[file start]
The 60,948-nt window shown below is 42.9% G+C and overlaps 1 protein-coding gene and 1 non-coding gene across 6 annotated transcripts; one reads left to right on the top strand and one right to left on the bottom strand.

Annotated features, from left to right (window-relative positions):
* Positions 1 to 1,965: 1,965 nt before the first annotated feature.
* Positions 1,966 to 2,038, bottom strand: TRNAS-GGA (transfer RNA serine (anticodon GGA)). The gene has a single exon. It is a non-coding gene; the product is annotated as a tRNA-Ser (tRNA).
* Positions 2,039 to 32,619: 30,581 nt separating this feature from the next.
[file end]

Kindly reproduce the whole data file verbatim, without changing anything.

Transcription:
The 60,948-nt window shown below is 42.9% G+C and overlaps 1 protein-coding gene and 1 non-coding gene across 6 annotated transcripts; one reads left to right on the top strand and one right to left on the bottom strand.

Annotated features, from left to right (window-relative positions):
* Positions 1 to 1,965: 1,965 nt before the first annotated feature.
* Positions 1,966 to 2,038, bottom strand: TRNAS-GGA (transfer RNA serine (anticodon GGA)). The gene has a single exon. It is a non-coding gene; the product is annotated as a tRNA-Ser (tRNA).
* Positions 2,039 to 32,619: 30,581 nt separating this feature from the next.